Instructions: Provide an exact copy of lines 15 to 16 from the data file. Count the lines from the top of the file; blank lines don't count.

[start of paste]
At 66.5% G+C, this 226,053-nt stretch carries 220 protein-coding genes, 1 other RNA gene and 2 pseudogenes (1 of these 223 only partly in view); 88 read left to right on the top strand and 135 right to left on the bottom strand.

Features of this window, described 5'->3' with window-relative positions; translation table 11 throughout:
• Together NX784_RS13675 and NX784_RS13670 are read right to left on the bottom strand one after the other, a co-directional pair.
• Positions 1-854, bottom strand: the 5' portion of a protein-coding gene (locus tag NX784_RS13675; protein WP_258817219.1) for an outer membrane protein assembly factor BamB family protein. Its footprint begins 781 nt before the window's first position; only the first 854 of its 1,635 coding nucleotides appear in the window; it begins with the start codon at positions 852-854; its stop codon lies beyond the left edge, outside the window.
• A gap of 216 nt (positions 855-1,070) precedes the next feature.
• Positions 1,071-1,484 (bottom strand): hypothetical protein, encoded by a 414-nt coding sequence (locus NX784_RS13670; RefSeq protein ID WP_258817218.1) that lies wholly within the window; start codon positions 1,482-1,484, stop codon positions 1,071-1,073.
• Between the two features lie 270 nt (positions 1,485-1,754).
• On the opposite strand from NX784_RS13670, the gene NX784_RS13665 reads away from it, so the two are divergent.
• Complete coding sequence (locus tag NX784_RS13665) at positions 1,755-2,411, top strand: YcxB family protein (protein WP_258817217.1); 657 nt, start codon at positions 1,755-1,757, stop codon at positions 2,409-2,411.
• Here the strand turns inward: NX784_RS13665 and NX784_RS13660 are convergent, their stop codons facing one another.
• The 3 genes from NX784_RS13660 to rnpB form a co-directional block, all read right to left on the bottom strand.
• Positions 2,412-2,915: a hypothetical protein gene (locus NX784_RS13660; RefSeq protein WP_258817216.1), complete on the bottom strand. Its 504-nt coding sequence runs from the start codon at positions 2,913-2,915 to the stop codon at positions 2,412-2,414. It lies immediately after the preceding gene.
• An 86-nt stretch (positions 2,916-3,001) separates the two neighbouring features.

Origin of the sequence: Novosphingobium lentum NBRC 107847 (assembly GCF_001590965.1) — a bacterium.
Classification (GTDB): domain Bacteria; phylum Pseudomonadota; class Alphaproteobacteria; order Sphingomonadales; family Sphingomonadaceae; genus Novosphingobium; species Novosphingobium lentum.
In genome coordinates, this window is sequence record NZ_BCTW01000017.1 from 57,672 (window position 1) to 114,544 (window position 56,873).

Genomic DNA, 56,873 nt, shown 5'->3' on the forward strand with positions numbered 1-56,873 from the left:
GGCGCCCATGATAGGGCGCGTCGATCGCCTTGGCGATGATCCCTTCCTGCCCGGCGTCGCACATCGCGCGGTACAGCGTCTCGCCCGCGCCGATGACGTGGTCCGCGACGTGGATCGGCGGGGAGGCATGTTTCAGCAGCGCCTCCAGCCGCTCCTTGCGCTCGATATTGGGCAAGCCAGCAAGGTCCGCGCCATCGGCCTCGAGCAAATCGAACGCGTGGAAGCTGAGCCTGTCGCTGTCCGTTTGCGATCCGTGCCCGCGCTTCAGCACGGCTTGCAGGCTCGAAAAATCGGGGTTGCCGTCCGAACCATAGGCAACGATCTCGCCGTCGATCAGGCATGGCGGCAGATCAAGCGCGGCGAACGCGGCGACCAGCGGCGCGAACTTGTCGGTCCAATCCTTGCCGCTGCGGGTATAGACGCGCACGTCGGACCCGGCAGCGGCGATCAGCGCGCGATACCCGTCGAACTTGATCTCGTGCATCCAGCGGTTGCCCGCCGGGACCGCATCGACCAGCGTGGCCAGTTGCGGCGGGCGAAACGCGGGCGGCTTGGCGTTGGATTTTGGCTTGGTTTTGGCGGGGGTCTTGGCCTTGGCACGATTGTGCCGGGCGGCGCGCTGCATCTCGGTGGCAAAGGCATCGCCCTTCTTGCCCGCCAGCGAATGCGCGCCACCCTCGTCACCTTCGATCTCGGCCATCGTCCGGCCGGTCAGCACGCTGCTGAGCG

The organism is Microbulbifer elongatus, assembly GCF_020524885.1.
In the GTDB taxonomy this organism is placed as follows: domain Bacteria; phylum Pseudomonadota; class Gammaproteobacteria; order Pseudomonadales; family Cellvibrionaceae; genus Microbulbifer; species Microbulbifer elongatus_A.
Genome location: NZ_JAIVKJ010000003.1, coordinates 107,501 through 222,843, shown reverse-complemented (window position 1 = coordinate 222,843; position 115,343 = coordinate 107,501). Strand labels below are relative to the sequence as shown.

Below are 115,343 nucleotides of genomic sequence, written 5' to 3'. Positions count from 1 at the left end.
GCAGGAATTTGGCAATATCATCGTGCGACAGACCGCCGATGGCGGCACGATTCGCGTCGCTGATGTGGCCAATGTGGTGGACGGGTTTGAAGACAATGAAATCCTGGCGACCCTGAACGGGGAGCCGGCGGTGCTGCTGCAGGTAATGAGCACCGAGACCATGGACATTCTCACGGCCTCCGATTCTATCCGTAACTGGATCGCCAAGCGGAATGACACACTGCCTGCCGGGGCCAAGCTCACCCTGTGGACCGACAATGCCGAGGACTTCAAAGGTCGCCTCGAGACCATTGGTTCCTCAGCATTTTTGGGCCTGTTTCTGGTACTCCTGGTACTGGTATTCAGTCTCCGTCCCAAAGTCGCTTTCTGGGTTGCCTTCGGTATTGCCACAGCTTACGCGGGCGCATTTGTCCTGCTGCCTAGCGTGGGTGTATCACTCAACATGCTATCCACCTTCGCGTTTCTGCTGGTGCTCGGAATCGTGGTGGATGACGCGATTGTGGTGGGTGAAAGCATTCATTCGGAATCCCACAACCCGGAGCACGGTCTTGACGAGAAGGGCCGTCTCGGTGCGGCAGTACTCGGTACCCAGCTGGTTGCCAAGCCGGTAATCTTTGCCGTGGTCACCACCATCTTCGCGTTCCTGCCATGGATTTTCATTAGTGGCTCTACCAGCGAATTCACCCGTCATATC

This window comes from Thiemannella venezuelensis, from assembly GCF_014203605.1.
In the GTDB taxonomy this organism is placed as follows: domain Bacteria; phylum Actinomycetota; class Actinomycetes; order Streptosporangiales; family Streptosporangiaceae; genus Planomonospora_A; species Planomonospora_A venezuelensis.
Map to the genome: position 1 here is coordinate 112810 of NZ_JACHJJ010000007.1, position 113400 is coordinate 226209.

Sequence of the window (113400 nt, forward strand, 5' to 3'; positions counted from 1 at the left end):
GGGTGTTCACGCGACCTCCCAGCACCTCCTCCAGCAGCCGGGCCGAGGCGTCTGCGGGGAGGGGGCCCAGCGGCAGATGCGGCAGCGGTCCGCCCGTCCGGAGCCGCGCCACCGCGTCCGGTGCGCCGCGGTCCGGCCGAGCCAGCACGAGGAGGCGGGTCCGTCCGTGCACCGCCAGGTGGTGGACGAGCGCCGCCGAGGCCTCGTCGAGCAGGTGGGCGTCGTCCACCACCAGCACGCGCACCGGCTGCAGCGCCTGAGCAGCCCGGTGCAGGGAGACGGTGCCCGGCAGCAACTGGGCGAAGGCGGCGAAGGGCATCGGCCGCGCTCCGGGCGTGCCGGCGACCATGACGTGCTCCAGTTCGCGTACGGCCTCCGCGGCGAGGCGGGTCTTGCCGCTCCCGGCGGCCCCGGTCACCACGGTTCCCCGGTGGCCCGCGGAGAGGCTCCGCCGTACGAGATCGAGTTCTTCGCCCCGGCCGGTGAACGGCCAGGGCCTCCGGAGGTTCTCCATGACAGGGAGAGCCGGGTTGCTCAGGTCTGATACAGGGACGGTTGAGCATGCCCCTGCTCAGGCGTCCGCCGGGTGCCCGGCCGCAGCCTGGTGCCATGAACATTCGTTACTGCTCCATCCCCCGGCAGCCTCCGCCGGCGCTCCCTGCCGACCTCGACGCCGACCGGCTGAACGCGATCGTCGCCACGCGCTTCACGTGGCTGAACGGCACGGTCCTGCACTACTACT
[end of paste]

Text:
Classification (GTDB): domain Bacteria; phylum Pseudomonadota; class Alphaproteobacteria; order Sphingomonadales; family Sphingomonadaceae; genus Novosphingobium; species Novosphingobium lentum.
In genome coordinates, this window is sequence record NZ_BCTW01000017.1 from 57,672 (window position 1) to 114,544 (window position 56,873).